Speaker Spotlight: Jhey Tompkins on Boosting Your Skills with Creative Coding

How did you get into creative coding?

Well, to answer this I should probably mention what got me into web development. I started as a middleware engineer working with Java. During that first role I was introduced to the DOM by a colleague who was debugging an issue in the browser console. It blew my mind, and I was fascinated by how much could be done on the web platform and in a browser. It's incredible how accessible it is. No build steps or clunky IDEs.

I started by playing in my spare time a few years later after doing some mini-projects building tools for myself with questionable styling. But then I started exploring CSS, etc. For example, making spinners in my lunch breaks. The issue was that I wanted to learn all the things but didn't have ideas for all the different technologies. And that was when I started to flip the switch and instead of thinking about the "how?" or "why?", I made my only limit my imagination.

How do you stay motivated to keep learning?

My list of ideas is constantly growing and evolving. It's the thought of solving new challenges and bringing those ideas to life. The discussions those creations can fuel or perspectives they might bring to the table. Pushing things is what makes the web platform evolve. One thing I've learned to deal with is being okay that it would likely take 10 life times to build all the things I want to.

What currently excites you the most about the web platform?

Oof – so much on this front. Seeing browsers work together on having consistent support for things is exciting in itself. I'm currently working on things contained within the Open UI initiative such as stylable <select> via <selectmenu> which is exciting. Seeing the perspectives of the community and knowing those ideas will spark ideas is fascinating to me.

A more personal choice would be anything under the Houdini umbrella. I personally have a soft spot for @property which I used in my pure CSS stopwatch:

But what excites me is this feeling that there is a slight movement beginning where we see more and more people excited to use the web platform directly for things and lean less on a plethora of packages, etc. This is getting noticed by a few people.

We are spoilt for choice developing on the web. And sometimes that choice can lead to paralysis by choice. Frameworks, libraries, etc are amazing as in some cases they give us a potential insight into the future. They can also give us insight as to what the community is interested in or wants to see. I've yet to dig into it, but I love seeing projects like Remix where the philosophy is to lean into web standards and use the amazing things the browser offers. I could talk about this for hours!

What can we expect to take away from your talk, and could you give us a little sneak preview?

There are a lot of takeaways! Incredibly, this is only my second conference and my second time speaking at one. I did a lot of research when I was preparing for my first talk. There are a few things that have stuck with me. Keep it like a conversation and try to "entertain", inspire", and "educate". If you can nail that, you're onto a good thing hopefully.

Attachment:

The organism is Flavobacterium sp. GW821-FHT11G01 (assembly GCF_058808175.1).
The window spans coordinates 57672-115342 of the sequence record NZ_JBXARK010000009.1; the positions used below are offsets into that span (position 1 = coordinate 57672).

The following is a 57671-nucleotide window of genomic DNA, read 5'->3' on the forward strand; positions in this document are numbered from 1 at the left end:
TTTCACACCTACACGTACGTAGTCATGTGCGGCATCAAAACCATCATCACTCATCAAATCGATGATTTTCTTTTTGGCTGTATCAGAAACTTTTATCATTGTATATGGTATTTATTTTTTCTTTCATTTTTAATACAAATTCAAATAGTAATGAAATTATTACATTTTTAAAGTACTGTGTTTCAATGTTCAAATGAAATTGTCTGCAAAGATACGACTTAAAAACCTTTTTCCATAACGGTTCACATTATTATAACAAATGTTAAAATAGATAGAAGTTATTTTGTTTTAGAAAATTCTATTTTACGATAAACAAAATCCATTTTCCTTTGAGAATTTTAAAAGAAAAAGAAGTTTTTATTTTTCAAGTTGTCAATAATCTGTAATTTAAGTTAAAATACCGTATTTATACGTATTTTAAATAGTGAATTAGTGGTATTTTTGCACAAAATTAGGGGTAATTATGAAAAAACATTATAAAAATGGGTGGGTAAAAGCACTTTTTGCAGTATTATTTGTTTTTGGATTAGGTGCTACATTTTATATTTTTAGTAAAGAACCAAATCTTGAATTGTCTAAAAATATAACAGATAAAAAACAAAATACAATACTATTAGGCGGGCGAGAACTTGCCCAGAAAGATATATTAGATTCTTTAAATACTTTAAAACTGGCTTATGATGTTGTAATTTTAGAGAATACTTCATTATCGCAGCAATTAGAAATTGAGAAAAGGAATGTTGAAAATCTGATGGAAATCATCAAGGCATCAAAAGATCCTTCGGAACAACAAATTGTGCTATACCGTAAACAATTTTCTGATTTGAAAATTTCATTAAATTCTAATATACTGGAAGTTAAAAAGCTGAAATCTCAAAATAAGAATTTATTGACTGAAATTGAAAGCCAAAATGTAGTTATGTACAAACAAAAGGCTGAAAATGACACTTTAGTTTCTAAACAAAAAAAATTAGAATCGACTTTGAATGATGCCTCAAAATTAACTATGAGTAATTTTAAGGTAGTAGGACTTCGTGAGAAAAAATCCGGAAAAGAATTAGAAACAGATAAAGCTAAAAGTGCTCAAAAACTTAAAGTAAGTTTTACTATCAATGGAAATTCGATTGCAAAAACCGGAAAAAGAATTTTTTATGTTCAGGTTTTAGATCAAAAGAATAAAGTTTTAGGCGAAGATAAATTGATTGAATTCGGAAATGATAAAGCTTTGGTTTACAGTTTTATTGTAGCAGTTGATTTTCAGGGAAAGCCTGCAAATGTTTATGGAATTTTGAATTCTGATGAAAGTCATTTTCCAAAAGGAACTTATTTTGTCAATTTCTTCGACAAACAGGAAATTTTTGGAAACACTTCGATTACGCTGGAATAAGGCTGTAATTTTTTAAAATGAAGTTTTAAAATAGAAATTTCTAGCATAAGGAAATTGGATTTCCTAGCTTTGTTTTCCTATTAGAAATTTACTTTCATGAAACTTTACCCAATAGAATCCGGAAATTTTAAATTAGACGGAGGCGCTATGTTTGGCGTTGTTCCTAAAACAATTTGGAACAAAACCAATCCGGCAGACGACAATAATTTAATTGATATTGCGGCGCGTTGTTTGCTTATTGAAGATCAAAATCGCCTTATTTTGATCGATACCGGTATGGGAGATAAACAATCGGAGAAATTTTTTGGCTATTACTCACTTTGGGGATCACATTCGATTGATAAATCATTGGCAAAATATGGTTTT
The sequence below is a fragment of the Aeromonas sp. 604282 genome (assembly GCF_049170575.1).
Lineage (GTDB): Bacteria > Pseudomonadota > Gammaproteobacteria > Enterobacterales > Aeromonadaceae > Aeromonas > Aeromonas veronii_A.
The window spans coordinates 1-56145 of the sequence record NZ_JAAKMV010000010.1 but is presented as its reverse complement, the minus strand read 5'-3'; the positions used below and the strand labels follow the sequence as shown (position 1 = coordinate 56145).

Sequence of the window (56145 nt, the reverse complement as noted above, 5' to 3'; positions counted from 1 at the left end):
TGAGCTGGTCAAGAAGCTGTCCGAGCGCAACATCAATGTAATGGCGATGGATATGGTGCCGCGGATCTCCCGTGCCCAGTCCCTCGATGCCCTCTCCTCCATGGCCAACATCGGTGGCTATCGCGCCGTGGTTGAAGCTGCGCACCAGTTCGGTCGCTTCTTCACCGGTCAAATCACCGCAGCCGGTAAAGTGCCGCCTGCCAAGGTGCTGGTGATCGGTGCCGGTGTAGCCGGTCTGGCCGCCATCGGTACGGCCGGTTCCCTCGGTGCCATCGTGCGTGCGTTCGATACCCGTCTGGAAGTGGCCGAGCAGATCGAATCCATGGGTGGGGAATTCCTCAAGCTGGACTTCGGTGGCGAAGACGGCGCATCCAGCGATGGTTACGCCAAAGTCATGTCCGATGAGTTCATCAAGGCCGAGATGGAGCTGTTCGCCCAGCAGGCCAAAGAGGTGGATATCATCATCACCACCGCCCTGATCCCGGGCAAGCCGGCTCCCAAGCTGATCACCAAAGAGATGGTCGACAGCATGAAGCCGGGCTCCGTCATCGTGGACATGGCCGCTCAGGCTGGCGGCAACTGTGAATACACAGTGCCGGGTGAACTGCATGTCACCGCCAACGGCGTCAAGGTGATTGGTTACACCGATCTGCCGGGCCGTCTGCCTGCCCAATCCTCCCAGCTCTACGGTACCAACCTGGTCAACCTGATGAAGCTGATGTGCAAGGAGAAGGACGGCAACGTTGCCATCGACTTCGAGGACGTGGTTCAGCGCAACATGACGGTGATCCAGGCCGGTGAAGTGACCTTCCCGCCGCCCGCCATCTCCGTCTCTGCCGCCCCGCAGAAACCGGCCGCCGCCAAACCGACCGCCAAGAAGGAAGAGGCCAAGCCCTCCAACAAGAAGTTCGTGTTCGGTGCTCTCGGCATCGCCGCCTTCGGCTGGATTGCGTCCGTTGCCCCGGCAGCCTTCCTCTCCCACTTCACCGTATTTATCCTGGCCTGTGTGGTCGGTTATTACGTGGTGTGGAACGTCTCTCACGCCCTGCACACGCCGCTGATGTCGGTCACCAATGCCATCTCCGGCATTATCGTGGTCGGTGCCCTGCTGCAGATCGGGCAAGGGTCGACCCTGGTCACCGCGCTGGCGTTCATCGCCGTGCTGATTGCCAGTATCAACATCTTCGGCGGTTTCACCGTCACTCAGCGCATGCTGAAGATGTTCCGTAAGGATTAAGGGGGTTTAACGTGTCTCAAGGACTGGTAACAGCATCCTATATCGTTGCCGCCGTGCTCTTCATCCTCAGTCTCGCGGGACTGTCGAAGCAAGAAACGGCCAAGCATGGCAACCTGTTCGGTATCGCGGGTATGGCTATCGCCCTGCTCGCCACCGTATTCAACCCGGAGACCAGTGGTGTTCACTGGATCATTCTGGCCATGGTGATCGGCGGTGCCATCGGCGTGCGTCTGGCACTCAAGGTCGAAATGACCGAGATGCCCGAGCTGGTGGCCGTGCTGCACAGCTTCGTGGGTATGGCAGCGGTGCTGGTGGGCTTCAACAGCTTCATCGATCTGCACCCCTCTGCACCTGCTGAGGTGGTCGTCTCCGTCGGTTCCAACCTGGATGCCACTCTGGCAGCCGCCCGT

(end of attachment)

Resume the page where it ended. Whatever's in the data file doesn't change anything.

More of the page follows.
It's important to note that I don't do technical deep dives but I will go through code. Enough code to pique your interest and make you think "how did that work?". I like to drop little snippets in here and there with the idea that you'll go off and start creating and exploring and learning to really love the web platform. We're all in it together, it's our web platform and everyone has a voice and that's what we want to hear!

As for specifics on my talk, I'll go into what we can do with creative coding, the "why?", and then "how?". I like to break my talks up into three demos for CSS, UI, and DevTools (the team I'm a part of at Google) all showing things we can do with the web platform with the hope to inspire and fuel innovation for the web. Creative coding is personal and I owe a lot to it. But this isn't a personal story of how creative coding got me to Google, for example. It's purposely about trying to fuel your creative side.

As for a sneak preview, think of a favourite childhood toy. What is it? How could you build it with code? The question is will I have built it in time for the talk? I guess we'll see if you're there! I hope you will be.

Out of the many CodePen demos that you have created, which one's your favourite and why?

This is incredibly tough. I've made over 1200 CodePen demos and to let you in on a little secret, I forget about half of them. That is until someone reminds me of one and I'm like "I've built something like that!".

I've got to say, the "Impossible Checkbox" is up there as it's one people enjoy:

But it's not my favourite by any means which often surprises people. I really enjoy some of the technically challenging ones. The Infinite scrolling demo with GreenSock that I wrote about for CSS-Tricks was a demo that stuck out to me as it took a lot of time but I gained so much from that experience:

The demos I created for "All Day Hey!" are up there too. And I'm not just saying that because I want you to come to my talk. But they are/were a lot of fun to make!

At Pixel Pioneers Bristol, Jhey Tompkins will demonstrate how to supercharge your developer skills with creative coding. The conference will also cover new CSS features, accessibility and performance, best practices in JavaScript development, adding and measuring delight in your designs, and more. Get your ticket today!